When the duration of natural illumination from direct sunlight increases, it often has a positive effect on people - a fact also pointed out by men and women of the United Methodist Church who work with internally displaced persons in Ukraine and with refugees from Ukraine now living in neighboring countries.
In a recent online meeting, Denis Kim, who had joined from Kyiv, described the situation in the Ukrainian capital as "a little better" than it was a month ago. Although sirens could be heard regularly, "people don't seem to be so depressed anymore," he said. He suspected that the warmth and sunlight were having a positive effect. And when Jana Krizova, a pastor and coordinator of work with refugees in the Czech Republic, described some aspects of the situation in her country, she echoed that assumption: "The brightness of the long days and the sunshine help people in their situation."
But this does not change the fact that the cruel war and suffering in Ukraine continue. That there is a shortage of salt in Ukraine, for example, and prices are skyrocketing. That the situation is also extremely challenging in terms of the availability and affordability of gasoline - which makes it difficult to travel to the border to pick up humanitarian aid from abroad. Or to organize the distribution of humanitarian aid within the country.
It also doesn't change the fact that whether or not to leave Ukraine is increasingly also a question of rich and poor, as Denis Kim mentioned. It is often rather poorer people who have no choice but to stay and face the current situation.
And it does not change the fact that in Ukraine's neighboring countries, especially those who have not (yet) decided to stay permanently in their host country, but still hope to return to Ukraine one day, live in a very stressful situation of uncertainty and tense waiting.
No, sunlight does not change all these circumstances. But given that the length of the day will decrease again starting today, this could serve as a reminder for those accompanying people from Ukraine. A reminder of how important it is not to tire of bringing a light of love and hope into the lives of these people. And that is what the people of the UMC continue to do in the countries that directly or indirectly border Ukraine - and in Ukraine itself. Some examples:
• Members of the Trebon UMC (Czech Republic) have set up an integration group for Ukrainian families on their premises, which is open every weekday. The aim of this project, carried out in cooperation with the city of Trebon, is to help mothers with young children with childcare, as the kindergartens in Trebon have no free capacity. In the meantime, Czech and Ukrainian mothers and their children meet regularly on the premises of the church, and the integration group lives up to its name.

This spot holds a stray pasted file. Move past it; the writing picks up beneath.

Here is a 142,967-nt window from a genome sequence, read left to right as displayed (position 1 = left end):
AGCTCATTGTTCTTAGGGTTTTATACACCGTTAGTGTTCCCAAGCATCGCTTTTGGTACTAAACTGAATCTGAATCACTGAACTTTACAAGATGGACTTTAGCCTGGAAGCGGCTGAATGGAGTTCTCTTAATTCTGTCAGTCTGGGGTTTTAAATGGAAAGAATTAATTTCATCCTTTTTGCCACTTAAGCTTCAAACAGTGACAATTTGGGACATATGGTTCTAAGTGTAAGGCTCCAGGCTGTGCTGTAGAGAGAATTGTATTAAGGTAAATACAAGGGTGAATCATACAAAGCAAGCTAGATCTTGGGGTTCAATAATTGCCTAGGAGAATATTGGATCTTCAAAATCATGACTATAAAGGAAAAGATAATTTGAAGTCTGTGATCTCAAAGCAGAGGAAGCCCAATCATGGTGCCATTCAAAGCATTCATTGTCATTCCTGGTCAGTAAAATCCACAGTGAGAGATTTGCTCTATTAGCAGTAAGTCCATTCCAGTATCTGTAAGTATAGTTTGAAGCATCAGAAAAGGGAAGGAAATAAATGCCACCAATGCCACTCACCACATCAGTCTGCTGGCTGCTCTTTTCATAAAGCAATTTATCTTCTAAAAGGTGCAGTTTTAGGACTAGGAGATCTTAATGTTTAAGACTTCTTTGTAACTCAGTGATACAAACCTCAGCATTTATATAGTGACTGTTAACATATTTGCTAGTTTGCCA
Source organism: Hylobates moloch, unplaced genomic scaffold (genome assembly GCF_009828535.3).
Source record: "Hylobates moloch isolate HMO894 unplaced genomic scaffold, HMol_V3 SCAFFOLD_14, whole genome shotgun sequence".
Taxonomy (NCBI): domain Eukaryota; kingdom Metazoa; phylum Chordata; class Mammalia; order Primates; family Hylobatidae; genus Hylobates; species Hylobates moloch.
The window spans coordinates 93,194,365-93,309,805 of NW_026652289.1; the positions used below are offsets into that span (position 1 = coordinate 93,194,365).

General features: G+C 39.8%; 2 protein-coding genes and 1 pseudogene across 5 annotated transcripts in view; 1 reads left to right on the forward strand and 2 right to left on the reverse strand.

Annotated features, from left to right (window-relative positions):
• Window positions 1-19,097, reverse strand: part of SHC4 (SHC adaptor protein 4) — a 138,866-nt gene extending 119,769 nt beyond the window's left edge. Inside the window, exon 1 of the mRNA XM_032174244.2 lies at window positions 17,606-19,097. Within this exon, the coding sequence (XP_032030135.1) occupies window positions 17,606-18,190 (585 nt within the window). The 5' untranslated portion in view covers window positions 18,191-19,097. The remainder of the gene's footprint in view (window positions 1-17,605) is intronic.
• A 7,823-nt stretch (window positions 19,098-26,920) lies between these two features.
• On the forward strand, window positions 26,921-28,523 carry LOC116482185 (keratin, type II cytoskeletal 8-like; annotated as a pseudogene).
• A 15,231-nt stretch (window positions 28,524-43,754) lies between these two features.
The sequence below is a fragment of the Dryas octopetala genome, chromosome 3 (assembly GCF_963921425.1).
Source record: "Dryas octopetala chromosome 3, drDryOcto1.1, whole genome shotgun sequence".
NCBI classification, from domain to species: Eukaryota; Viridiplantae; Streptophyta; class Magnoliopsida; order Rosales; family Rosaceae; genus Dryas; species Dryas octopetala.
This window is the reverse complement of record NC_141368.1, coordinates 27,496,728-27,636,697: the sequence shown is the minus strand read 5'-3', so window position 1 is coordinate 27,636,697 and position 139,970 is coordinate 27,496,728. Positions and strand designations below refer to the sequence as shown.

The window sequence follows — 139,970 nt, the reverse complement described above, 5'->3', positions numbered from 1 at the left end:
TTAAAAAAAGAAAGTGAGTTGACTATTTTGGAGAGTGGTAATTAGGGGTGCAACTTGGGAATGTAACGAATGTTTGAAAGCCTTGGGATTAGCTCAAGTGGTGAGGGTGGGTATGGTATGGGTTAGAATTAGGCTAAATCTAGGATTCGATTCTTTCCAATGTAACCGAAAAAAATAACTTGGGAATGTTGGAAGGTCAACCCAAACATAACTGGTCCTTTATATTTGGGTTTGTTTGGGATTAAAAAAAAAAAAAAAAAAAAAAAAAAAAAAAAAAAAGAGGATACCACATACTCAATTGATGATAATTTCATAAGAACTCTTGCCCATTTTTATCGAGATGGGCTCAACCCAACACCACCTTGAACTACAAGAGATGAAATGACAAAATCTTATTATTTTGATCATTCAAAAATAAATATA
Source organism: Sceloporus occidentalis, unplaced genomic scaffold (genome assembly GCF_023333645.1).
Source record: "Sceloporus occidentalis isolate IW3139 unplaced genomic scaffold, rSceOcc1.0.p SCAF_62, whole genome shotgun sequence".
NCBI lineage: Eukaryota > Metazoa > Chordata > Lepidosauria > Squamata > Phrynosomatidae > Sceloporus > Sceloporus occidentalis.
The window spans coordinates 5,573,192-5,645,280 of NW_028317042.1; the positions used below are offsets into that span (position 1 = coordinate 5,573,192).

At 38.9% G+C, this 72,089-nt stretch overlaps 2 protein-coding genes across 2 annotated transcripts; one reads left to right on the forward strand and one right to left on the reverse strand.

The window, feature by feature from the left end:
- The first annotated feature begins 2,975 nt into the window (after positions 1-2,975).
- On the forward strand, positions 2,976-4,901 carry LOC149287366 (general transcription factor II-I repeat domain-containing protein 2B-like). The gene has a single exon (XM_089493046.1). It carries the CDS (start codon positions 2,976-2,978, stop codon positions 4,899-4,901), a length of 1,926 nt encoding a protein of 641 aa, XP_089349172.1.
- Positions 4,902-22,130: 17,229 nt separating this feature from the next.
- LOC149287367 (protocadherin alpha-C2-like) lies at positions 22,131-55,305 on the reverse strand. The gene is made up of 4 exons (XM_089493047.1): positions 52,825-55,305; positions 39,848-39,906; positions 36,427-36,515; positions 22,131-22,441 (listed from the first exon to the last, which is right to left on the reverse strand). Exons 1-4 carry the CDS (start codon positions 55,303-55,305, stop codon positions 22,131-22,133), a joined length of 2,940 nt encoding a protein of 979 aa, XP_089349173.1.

• In Tachov (Czech Republic), the distribution of clothing in the church, in which there was no interest for several weeks, is now being resumed as the Red Cross supplies are running low.
• A member of Jablonne UMC is helping a group of 12 Ukrainian guests to plant a vegetable garden around the church building and to partially feed themselves.
• The UMC in Hungary continues its humanitarian aid (food donations) - both for the UMC in Ukraine and for a refugee camp near Debrecen, where more than 170 people live.
• Kielce UMC and Pulawy UMC (Poland) have already organized several shipments of food, clothing and medical supplies to Ukraine. They are also preparing a shipment for an orphanage in Poland with children from Ukraine.
• According to pastor Rares Calugar in Cluj-Napoca (Romania), preparations are underway for another shipment of medicines and medical equipment to a hospital in southern Ukraine - despite announcements to the contrary, the door seems to remain open for such shipments.
• A Ukrainian psychologist continues to offer help and counseling in Cluj-Napoca in the form of group therapy. In addition to the existing group, a second is to be added soon.
• The Romanian summer camp in 2022 will be multilingual: 30 people from Ukraine who regularly attend the services of the UMC in Romania or are part of the connections group have registered - an impressive expression of the successful integration of the Ukrainian guests into regular church activities.
• The UMC in Slovakia continues to bring humanitarian aid (mainly food, but also other items) to Uzhgorod and Kamenica in Transcarpathia, where there are two United Methodist congregations caring for internally displaced persons. In addition, shipments are taken to a children's hospital in Mukachevo.
Although these activities often seem to be just a drop in the bucket, they mean a great deal to the people being helped - and they continue to bring light into their lives. Even if the duration of natural illumination by direct sunlight is decreasing again as of today.
Source: Urs Schweizer, Assistant to Bishop Patrick Streiff, Zurich